Ethical questions for security experts


#1

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#2

Why is "First, Do No Harm" listed third?


#3

it's a stack...


#4

H) Do nothing, tell nobody. Accept that it will likely be exploited by others.


#6

G, F, E, D, B, in that order.


#7

In a society based on exploitation, the only ethical obligation of those working for state or capitalist security is to cease existing. They are the defenders of the il gotten gains of the bourgeoisie. The "black hat" electronic Robin Hoods and insurgents are the ethical ones.


#8

It's nice to see this conversation is happening, but I suspect it will be in vain. Electronic security is the kind of thing it only takes one black hat to ruin. There are a lot of black hats, many of them working for our governments. If 99% of engineers agree to play nice, the other one will eat their lunch.

The only solution is "peace through strength." Strong crypto, strong anti-malware, etc. I guess Norton won't ever remove the NSA's back doors, but PGP and TOR seem like they still work, and their creators haven't been jailed yet. A good strong open-source malware killer would be a blow for liberty - and therefore an act of treason. A nice start would be a free tool to remove the crap that got in via TOR last week - but the programmer would be a hunted ciminal.


#9

I disagree, if the goal is make people think about ethics. (If the goal is to prevent people from ever doing unethical things, you're right that is unrealistic not only because of human weakness but because we do not all agree on what ethical behaviors include.)

I think it is a really good idea to encourage people to think about ethics, and to imagine in advance how they would respond to various situations. Boing Boing may have a high percentage of readers who are already thinking about ethics (it's an activist blog), but that approach to life is far from universal. When I was in school/grad-school I thought of professional ethics mostly as something other people had to worry about. My rationale was that as a physical science major my work was inherently ethically neutral (science is neither good nor evil) and that since we didn't have human subjects or provide goods or services to humans we didn't have much to worry about. Sure, doctors and business majors had to worry, but not us scientists, I thought.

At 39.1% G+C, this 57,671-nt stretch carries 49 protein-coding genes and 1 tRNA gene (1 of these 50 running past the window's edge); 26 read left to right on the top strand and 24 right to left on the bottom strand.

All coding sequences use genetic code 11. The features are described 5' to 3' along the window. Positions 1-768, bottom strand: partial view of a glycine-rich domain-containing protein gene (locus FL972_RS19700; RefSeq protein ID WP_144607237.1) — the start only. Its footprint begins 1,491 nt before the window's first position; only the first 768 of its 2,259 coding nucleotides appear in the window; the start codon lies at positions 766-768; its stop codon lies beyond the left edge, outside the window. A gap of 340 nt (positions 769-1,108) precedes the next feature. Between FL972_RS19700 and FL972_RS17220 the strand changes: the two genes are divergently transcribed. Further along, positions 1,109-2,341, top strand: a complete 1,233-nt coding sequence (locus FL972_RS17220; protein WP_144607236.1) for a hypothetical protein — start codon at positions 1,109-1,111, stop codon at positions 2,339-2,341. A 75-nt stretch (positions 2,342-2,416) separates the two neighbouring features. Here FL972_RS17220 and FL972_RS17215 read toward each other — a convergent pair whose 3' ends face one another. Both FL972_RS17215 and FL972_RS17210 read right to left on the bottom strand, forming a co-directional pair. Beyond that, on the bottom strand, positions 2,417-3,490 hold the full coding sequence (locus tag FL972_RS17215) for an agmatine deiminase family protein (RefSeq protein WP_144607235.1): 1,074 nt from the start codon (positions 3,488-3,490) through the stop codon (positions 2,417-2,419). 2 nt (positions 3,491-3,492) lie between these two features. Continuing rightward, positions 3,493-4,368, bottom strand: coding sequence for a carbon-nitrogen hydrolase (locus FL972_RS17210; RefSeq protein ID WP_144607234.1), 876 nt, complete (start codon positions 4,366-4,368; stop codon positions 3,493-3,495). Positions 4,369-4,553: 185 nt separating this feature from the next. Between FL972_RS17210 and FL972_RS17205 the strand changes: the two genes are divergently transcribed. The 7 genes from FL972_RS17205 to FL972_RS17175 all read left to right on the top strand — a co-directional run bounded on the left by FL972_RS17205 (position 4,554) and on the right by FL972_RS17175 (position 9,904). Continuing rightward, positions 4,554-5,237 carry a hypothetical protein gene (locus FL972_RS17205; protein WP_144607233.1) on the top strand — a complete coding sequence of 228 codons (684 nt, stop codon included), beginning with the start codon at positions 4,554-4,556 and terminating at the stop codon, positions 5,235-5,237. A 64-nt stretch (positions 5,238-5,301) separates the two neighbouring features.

I think it's easy when you spend most of your time working with THINGS instead of PEOPLE to forget that people nonetheless can be affected. Also, at least for me, it is helpful to remember that even though I am not a business 'decision maker', I am nonetheless empowered to be more or less ethical.

Now, I claim to know where I stand. I work in defense and long ago made a mental list of what I would and would not be willing to do (e.g., I won't design firearms, bombs, or other offensive weapons) and how close I'm willing to be to people who do these things. But if asked, would I be tough enough to choose unemployment? That's where some of the imagining and the mental roleplay is useful, so that I have a plan in advance, and failing that, at least more honesty.


#10

You are absolutely right.


#11

To assert that medicine has an ethical base shows an acute lack of insider knowledge. 'First, do no harm' is not, in fact, part of the Hippocratic oath.


#12

As usual the Categorical Imperative is pretty applicable.

**Act only according to that maxim whereby you can, at the same time, will that it should become a universal law. -- Immanuel Kant, Fundamental Principles of the Metaphysic of Morals, 1785**

Every single time you do anything - breathing, eating, killing, hacking computers, whatever - it can only be ethical action if it would be morally and practically defensible for every single sentient being in existence to be forced to behave the same way when faced with the same situation. Don't think of the word forced here meaning government thugs with guns pointed at your head, think rather that any other action would be prevented by the nature of the universe itself.

So it's only OK for you to break into someone else's computer and delete their files if it's OK for everyone in the world to do it. And that means everyone, not anyone. Stealing instead of working is indefensible because if we all stole instead of working we'd face mass starvation; lying instead of telling the truth is indefensible in the majority of situations because if we all lied all the time we'd be unable to communicate & massive unnecessary suffering and privation &etc.


#13

You mean the same Black Hats that own your computer and steal your credit card numbers after adding you to their botnet? Yeah, ethical.


#14

Which Stamos actually said, at the talk, isn't taken by med school graduates anymore.


#16

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